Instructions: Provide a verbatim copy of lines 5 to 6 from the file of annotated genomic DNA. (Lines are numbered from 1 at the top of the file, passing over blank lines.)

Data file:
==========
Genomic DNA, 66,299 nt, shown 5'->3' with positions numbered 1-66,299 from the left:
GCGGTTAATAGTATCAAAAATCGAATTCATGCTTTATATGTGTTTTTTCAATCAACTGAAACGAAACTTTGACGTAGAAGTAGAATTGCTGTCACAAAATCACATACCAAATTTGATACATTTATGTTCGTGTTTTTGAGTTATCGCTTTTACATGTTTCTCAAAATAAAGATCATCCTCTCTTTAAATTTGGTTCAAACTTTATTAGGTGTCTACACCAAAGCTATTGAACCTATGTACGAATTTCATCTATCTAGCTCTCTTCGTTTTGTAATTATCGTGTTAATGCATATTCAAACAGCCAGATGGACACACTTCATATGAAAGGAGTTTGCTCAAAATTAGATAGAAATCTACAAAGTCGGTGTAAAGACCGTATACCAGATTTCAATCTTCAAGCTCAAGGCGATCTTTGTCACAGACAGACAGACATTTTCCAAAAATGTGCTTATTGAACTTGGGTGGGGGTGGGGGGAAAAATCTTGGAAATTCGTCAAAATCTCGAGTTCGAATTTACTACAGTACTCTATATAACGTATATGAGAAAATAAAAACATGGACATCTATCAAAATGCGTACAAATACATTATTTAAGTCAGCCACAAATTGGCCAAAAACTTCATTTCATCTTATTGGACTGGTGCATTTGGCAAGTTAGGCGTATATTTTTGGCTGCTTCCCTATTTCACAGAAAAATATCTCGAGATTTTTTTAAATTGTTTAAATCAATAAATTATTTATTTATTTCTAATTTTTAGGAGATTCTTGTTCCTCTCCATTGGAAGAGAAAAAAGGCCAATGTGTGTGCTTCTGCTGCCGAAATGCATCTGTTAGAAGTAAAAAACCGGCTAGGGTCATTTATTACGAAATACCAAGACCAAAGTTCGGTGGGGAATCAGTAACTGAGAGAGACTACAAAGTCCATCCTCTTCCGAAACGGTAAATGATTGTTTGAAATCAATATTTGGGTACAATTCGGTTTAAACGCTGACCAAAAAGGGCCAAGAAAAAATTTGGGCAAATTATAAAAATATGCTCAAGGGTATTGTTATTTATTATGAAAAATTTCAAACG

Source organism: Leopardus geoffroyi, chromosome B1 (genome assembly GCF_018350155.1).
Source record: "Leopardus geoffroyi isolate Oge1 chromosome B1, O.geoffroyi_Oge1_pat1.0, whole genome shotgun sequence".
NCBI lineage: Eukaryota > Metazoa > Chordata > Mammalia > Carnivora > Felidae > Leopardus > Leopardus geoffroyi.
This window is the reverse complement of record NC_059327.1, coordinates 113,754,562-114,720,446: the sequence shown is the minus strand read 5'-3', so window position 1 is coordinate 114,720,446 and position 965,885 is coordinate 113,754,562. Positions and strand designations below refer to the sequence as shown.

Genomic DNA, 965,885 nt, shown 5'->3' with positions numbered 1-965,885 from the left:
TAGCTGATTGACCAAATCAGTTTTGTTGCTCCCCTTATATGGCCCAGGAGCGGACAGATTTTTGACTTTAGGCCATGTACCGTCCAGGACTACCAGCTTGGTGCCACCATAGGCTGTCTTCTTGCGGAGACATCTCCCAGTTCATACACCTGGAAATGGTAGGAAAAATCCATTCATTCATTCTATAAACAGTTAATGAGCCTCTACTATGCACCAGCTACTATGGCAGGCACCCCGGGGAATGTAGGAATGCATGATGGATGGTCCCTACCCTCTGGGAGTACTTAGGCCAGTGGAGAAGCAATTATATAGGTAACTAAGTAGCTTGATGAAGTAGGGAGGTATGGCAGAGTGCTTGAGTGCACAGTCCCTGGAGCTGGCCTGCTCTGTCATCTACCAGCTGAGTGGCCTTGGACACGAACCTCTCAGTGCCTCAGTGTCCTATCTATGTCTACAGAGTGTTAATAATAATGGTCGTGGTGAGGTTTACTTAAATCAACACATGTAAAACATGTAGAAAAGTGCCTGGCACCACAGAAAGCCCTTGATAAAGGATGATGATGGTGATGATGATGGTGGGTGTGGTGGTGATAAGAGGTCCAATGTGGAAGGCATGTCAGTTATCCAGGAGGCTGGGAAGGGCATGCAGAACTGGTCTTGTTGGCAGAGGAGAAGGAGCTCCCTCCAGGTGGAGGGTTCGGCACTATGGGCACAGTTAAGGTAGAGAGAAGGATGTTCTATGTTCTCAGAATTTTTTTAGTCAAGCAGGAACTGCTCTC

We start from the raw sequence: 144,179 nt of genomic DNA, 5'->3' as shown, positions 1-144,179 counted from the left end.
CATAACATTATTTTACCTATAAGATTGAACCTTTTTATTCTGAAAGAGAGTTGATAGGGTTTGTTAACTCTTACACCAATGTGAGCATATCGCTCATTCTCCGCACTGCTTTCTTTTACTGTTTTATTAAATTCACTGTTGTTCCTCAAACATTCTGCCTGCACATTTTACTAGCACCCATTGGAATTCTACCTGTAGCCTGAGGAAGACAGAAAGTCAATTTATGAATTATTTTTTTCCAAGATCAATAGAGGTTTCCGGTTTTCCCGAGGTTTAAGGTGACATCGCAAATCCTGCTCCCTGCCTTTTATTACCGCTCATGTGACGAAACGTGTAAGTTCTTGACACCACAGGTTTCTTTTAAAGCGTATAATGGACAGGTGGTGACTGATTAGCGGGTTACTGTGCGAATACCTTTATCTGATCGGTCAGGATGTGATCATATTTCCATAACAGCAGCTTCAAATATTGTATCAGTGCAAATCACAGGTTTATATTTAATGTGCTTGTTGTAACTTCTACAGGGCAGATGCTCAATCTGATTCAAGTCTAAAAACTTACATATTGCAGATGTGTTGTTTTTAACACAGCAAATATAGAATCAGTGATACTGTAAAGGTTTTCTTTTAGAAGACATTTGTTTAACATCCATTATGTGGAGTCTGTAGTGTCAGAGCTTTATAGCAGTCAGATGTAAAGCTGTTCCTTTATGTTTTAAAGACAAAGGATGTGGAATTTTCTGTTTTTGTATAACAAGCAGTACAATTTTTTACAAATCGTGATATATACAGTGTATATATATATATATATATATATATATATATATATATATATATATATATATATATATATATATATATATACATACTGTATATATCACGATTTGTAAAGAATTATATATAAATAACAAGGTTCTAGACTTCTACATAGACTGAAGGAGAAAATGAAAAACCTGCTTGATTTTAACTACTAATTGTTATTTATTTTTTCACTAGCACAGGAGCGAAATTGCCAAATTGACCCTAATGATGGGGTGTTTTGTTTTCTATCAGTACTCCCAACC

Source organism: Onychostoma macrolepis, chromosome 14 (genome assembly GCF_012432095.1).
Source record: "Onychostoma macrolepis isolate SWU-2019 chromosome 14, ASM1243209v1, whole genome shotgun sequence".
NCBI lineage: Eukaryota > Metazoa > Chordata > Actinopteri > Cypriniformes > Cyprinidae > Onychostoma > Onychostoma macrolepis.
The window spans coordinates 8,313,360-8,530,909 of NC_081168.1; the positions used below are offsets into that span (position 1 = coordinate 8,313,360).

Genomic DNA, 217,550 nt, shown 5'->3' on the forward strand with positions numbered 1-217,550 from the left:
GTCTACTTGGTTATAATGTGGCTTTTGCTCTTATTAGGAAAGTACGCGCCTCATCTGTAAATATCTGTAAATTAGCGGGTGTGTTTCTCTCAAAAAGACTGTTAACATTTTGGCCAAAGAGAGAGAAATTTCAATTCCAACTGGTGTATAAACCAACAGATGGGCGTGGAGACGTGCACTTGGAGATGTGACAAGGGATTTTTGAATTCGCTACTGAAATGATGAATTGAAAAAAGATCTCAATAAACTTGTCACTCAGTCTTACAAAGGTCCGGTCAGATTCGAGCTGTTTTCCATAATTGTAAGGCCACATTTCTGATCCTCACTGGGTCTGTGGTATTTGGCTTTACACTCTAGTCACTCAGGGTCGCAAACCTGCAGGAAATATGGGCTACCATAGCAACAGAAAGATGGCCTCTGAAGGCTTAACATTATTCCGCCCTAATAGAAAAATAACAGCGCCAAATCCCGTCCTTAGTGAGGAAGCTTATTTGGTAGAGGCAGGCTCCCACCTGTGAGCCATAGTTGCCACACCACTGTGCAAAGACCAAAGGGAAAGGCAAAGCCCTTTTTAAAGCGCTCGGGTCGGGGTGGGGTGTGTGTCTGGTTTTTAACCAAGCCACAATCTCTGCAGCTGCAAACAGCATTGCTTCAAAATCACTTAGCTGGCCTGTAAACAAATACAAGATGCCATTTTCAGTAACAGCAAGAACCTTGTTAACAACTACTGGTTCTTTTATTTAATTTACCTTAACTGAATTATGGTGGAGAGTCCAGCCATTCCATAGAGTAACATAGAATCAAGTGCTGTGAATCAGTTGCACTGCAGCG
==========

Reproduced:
NCBI lineage: Eukaryota > Metazoa > Chordata > Mammalia > Carnivora > Felidae > Leopardus > Leopardus geoffroyi.
This window is the reverse complement of record NC_059327.1, coordinates 113,754,562-114,720,446: the sequence shown is the minus strand read 5'-3', so window position 1 is coordinate 114,720,446 and position 965,885 is coordinate 113,754,562. Positions and strand designations below refer to the sequence as shown.